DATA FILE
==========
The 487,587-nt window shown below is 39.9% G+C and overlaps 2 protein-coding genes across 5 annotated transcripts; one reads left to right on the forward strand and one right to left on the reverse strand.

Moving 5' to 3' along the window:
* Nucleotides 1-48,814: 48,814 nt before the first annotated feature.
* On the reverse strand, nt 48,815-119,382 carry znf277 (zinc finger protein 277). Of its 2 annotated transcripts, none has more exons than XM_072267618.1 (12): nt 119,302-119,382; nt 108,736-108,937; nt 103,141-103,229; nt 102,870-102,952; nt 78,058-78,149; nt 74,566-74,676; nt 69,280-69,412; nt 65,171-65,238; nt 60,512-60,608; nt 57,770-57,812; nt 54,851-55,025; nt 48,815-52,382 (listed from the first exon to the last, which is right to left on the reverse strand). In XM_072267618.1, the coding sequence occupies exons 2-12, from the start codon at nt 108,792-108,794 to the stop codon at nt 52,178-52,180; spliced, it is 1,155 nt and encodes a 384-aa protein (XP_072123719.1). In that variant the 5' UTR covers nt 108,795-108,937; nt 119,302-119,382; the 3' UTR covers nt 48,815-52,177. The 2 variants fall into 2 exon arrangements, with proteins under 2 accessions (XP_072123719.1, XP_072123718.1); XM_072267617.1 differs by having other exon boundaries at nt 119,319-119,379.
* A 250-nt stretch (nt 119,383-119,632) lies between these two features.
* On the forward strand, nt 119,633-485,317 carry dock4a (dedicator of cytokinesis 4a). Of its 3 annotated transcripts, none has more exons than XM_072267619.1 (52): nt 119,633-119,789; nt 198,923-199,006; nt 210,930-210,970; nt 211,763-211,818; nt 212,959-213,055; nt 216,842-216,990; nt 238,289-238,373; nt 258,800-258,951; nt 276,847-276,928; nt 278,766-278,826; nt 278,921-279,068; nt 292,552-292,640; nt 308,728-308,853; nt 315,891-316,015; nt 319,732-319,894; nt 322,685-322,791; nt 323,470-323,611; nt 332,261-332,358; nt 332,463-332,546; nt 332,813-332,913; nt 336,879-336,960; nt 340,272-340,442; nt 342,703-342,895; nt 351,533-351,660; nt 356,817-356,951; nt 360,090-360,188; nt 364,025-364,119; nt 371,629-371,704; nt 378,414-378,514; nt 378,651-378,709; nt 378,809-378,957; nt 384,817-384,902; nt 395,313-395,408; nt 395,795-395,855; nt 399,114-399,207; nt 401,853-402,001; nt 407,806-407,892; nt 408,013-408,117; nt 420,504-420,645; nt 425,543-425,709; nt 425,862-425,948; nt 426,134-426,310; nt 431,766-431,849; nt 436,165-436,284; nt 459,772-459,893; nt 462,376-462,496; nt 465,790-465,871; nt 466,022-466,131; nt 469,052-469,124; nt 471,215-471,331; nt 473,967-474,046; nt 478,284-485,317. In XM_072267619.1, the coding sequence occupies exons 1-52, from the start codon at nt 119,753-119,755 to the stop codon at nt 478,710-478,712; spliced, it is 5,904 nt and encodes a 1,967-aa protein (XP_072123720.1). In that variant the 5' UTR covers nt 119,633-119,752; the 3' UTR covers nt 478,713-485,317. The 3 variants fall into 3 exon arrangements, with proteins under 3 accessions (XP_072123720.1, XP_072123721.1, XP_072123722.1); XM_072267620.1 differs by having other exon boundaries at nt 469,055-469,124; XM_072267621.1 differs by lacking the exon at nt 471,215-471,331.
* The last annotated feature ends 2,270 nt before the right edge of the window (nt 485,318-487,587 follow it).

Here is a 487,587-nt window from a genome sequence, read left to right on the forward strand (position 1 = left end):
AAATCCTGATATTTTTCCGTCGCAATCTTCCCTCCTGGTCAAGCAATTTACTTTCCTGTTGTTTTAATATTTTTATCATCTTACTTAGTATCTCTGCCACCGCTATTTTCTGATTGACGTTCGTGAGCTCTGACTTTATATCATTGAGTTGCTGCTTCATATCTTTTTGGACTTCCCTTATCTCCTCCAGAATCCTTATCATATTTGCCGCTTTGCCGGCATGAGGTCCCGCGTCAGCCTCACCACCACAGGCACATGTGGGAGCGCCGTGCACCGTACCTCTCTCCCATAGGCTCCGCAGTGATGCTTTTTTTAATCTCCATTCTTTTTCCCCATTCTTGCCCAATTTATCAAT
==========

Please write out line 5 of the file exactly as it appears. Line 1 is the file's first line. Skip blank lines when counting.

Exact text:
* A 250-nt stretch (nt 119,383-119,632) lies between these two features.